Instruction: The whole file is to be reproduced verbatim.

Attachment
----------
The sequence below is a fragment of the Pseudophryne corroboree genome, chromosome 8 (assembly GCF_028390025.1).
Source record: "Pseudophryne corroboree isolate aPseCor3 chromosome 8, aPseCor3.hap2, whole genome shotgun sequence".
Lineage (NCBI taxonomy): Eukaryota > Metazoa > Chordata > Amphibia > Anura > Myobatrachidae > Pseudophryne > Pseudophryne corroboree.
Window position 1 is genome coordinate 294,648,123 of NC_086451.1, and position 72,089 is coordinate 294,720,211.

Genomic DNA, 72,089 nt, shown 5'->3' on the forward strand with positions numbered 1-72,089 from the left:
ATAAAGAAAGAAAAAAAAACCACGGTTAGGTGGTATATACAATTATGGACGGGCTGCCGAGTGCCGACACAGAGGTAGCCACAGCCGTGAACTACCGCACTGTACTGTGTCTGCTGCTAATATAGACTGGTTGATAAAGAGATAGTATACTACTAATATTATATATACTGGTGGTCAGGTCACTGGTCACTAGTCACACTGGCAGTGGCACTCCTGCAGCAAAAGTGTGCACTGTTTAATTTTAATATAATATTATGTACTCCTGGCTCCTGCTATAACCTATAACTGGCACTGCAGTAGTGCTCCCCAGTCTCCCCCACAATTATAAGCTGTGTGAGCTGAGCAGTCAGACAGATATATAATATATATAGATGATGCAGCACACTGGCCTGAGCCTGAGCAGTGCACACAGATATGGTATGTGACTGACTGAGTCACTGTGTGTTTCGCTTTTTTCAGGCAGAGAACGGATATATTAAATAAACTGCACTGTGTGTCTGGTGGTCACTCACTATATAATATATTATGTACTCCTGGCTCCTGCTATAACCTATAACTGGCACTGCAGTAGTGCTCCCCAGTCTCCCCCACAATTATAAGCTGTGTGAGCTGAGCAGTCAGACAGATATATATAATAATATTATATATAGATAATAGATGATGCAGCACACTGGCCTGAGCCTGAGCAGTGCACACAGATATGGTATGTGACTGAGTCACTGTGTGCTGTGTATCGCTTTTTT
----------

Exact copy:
The sequence below is a fragment of the Pseudophryne corroboree genome, chromosome 8 (assembly GCF_028390025.1).
Source record: "Pseudophryne corroboree isolate aPseCor3 chromosome 8, aPseCor3.hap2, whole genome shotgun sequence".
Lineage (NCBI taxonomy): Eukaryota > Metazoa > Chordata > Amphibia > Anura > Myobatrachidae > Pseudophryne > Pseudophryne corroboree.
Window position 1 is genome coordinate 294,648,123 of NC_086451.1, and position 72,089 is coordinate 294,720,211.

Genomic DNA, 72,089 nt, shown 5'->3' on the forward strand with positions numbered 1-72,089 from the left:
ATAAAGAAAGAAAAAAAAACCACGGTTAGGTGGTATATACAATTATGGACGGGCTGCCGAGTGCCGACACAGAGGTAGCCACAGCCGTGAACTACCGCACTGTACTGTGTCTGCTGCTAATATAGACTGGTTGATAAAGAGATAGTATACTACTAATATTATATATACTGGTGGTCAGGTCACTGGTCACTAGTCACACTGGCAGTGGCACTCCTGCAGCAAAAGTGTGCACTGTTTAATTTTAATATAATATTATGTACTCCTGGCTCCTGCTATAACCTATAACTGGCACTGCAGTAGTGCTCCCCAGTCTCCCCCACAATTATAAGCTGTGTGAGCTGAGCAGTCAGACAGATATATAATATATATAGATGATGCAGCACACTGGCCTGAGCCTGAGCAGTGCACACAGATATGGTATGTGACTGACTGAGTCACTGTGTGTTTCGCTTTTTTCAGGCAGAGAACGGATATATTAAATAAACTGCACTGTGTGTCTGGTGGTCACTCACTATATAATATATTATGTACTCCTGGCTCCTGCTATAACCTATAACTGGCACTGCAGTAGTGCTCCCCAGTCTCCCCCACAATTATAAGCTGTGTGAGCTGAGCAGTCAGACAGATATATATAATAATATTATATATAGATAATAGATGATGCAGCACACTGGCCTGAGCCTGAGCAGTGCACACAGATATGGTATGTGACTGAGTCACTGTGTGCTGTGTATCGCTTTTTT